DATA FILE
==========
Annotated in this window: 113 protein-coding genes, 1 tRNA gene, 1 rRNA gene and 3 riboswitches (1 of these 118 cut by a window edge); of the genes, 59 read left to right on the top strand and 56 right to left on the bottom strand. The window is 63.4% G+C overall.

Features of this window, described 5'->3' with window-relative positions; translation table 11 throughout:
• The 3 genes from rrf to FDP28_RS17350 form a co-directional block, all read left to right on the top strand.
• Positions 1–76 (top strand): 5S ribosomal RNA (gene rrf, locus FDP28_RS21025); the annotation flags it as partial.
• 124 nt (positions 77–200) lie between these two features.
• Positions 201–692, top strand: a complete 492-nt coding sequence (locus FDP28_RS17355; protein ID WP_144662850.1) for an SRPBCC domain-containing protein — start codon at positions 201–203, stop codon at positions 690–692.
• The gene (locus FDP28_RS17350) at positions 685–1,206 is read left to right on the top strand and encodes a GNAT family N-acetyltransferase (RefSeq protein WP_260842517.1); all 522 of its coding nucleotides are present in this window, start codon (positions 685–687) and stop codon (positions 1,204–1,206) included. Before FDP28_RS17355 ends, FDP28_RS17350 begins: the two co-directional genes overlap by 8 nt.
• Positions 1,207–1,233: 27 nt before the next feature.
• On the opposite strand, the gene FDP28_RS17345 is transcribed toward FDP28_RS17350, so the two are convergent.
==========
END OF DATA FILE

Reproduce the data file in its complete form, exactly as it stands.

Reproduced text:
Annotated in this window: 113 protein-coding genes, 1 tRNA gene, 1 rRNA gene and 3 riboswitches (1 of these 118 cut by a window edge); of the genes, 59 read left to right on the top strand and 56 right to left on the bottom strand. The window is 63.4% G+C overall.

Features of this window, described 5'->3' with window-relative positions; translation table 11 throughout:
• The 3 genes from rrf to FDP28_RS17350 form a co-directional block, all read left to right on the top strand.
• Positions 1–76 (top strand): 5S ribosomal RNA (gene rrf, locus FDP28_RS21025); the annotation flags it as partial.
• 124 nt (positions 77–200) lie between these two features.
• Positions 201–692, top strand: a complete 492-nt coding sequence (locus FDP28_RS17355; protein ID WP_144662850.1) for an SRPBCC domain-containing protein — start codon at positions 201–203, stop codon at positions 690–692.
• The gene (locus FDP28_RS17350) at positions 685–1,206 is read left to right on the top strand and encodes a GNAT family N-acetyltransferase (RefSeq protein WP_260842517.1); all 522 of its coding nucleotides are present in this window, start codon (positions 685–687) and stop codon (positions 1,204–1,206) included. Before FDP28_RS17355 ends, FDP28_RS17350 begins: the two co-directional genes overlap by 8 nt.
• Positions 1,207–1,233: 27 nt before the next feature.
• On the opposite strand, the gene FDP28_RS17345 is transcribed toward FDP28_RS17350, so the two are convergent.